As a developer, if you spend enough time around Object Oriented Programming (OOP), you’ll begin to develop an intuition for various OOP principles and terms. However, it’s not always easy to authoritatively define what exactly those terms and principles mean.

I recently found myself in just such a situation, so I took the time to get down in writing some solid OOP definitions I can refer back to over time.

The following are adapted from Wikipedia, my own life experience, and, where noted, several random places around the internet. I hope the following is helpful either as an introduction or as a brief review of some important OOP concepts.

Object – A conception for modeling real world data consisting of state (stored in fields or variables) and behavior (methods or functions).

Class – The blueprint for creating an object. Defines what state and behavior an object should have.

Thus, an object is an instance of a particular class, much like a Dog is an instance of an (or particular type of) Animal.

There can be multiple relationships between classes, including the following (adapted from [here][soveflow-link]{:target=”_blank”}):

(Please Note: In computer programs, the relationships below are often discussed in the context of what happens to one object when another object goes out of scope, i.e., dies. Thus, the discussion of a dog’s relation to various objects both during and after its life. No animals were harmed in the writing of this blog post!)

Association: uses a
Ex: A [Class] Dog uses a [Class] Bone.

Aggregation: has a
Ex: A [Class] Dog has a [Class] Collar. (The Collar is still there when the Dog dies.)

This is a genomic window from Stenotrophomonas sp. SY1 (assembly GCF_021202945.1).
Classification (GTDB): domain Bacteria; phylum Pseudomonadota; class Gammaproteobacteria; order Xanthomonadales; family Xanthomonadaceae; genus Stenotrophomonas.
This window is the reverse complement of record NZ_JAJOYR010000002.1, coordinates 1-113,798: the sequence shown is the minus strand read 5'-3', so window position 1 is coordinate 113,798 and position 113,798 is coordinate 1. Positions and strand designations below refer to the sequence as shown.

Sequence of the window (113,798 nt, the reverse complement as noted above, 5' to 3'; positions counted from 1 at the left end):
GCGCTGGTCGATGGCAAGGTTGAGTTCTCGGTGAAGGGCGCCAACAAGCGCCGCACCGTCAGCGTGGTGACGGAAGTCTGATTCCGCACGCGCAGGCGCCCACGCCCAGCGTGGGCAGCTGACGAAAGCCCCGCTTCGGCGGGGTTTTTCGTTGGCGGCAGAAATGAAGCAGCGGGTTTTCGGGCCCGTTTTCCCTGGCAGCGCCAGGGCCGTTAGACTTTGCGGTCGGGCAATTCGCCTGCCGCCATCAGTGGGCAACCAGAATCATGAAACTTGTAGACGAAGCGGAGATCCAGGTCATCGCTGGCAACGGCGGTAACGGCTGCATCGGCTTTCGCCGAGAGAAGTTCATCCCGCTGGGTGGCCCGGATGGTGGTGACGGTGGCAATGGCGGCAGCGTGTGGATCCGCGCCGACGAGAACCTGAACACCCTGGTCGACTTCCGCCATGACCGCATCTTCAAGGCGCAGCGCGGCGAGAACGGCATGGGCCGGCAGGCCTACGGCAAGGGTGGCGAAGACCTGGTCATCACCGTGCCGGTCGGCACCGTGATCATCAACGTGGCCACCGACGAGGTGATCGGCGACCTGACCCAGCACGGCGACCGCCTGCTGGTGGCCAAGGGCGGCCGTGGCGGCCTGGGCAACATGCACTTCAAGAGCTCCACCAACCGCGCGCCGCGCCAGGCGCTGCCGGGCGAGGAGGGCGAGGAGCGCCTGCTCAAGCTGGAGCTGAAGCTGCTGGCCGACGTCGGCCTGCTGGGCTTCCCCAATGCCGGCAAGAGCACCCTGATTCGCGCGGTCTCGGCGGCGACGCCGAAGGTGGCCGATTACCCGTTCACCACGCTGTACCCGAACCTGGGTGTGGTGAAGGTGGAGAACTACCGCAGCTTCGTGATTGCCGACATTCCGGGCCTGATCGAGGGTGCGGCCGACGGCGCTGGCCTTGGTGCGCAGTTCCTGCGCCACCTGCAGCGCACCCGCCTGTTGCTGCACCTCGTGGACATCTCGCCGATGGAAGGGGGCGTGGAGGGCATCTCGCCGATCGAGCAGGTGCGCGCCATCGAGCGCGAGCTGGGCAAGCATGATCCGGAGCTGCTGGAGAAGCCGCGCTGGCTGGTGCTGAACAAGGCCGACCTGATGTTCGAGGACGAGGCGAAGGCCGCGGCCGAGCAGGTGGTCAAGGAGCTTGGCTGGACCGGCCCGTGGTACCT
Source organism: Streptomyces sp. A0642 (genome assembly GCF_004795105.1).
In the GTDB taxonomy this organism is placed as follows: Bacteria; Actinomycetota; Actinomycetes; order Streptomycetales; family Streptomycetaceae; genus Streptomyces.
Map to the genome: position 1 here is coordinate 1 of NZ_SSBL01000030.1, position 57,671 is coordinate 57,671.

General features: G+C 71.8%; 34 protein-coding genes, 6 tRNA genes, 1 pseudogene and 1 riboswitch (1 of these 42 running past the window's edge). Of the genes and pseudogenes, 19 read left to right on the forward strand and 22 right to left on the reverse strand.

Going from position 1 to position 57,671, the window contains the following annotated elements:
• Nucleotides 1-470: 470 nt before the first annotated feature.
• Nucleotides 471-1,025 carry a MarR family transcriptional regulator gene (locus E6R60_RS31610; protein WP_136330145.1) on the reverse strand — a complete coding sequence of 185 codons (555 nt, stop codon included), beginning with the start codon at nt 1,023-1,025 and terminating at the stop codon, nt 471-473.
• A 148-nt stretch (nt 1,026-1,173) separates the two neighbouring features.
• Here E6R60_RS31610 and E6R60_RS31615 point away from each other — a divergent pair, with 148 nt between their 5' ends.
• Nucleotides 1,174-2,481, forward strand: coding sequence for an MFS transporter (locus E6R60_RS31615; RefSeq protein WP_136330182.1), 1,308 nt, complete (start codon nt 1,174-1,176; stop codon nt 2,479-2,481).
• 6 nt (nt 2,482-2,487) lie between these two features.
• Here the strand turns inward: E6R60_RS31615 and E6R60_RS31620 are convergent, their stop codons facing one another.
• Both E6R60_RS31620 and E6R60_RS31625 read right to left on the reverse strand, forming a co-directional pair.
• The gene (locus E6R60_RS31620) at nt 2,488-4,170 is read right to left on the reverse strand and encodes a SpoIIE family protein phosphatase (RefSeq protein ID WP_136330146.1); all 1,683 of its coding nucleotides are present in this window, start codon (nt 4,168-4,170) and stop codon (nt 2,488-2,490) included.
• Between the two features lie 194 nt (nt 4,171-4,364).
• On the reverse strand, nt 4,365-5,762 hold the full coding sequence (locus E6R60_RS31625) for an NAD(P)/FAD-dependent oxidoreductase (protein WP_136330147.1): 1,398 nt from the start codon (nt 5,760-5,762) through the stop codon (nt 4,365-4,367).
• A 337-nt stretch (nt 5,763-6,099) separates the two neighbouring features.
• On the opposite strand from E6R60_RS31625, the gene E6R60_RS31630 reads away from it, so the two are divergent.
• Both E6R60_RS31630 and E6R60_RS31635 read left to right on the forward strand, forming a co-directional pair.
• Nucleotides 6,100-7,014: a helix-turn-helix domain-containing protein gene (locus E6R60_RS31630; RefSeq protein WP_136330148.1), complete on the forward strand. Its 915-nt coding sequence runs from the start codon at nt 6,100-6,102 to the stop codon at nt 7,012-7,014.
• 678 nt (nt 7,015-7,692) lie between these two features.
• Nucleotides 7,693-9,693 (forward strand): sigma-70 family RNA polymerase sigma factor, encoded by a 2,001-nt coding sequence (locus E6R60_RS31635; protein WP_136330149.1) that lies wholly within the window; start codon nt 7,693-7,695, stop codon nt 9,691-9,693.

Composition: owns a
Ex: A [Class] Dog owns a [Class] Heart. (When the Dog dies, the Heart dies.)

Inheritance: is a
Ex: A [Class] Dog is a [Class] Animal. (Dog is an Animal while living and when dead.)

Inheritance – The ability of a class to derive state and behavior from other classes.

Because the Dog class inherits from the Animal class, instances of the Dog class get state and behavior from the Animal class while also being free to specialize. For example, while the Animal class may have a generic makeNoise() method, the Dog class may implement a more specific bark() method that overrides the behavior of the animal makeNoise() method.

Polymorphism – An object of type B can appear and be used as an object of type A.

For example, assume that the Dog class is a subclass of (i.e., inherits from) the Animal class:

dog d = new dog();
animal a = d;
a.makeSound(); // Will call d.bark()

For an example of when this might be useful, think about being able to define a printer class and then being able to call print() without having to know the type of printer doing the actual printing. Since that aspect of the program can be abstracted away, it makes for more flexible, maintainable code!

Duck Typing – If an object implements the expected behavior, it can be treated like an instance of the class that defines that behavior. (In your code, if it walks like a duck and talks like a duck, it can be treated as if it were a duck! And the same holds true for dogs… ;)

Abstract Class – A class that can implement some or all of its methods but that cannot be instantiated. Instead, an abstract class must be subclassed in order to be used. An abstract class’s subclasses must extend the abstract class’s methods.

Since you won’t find an example of a generic Animal in real life, we will most likely implement Animal as an abstract class in our code. In order to use animal then, we’ll need to inherit from it, as in the case of the Dog class discussed above.

Interface – A description of the actions that an object can perform. In order to be an object that is an instance of class A, the object must implement the interface of A’s class.

Think about the above in light of the Animal/Dog class example above. If the Animal interface has methods like makeNoise(), eat(), etc., our Dog class must implement and/or override all of them in order to be a subclass of the Animal class.

I hope this post was helpful – please let me know your thoughts if you get a chance.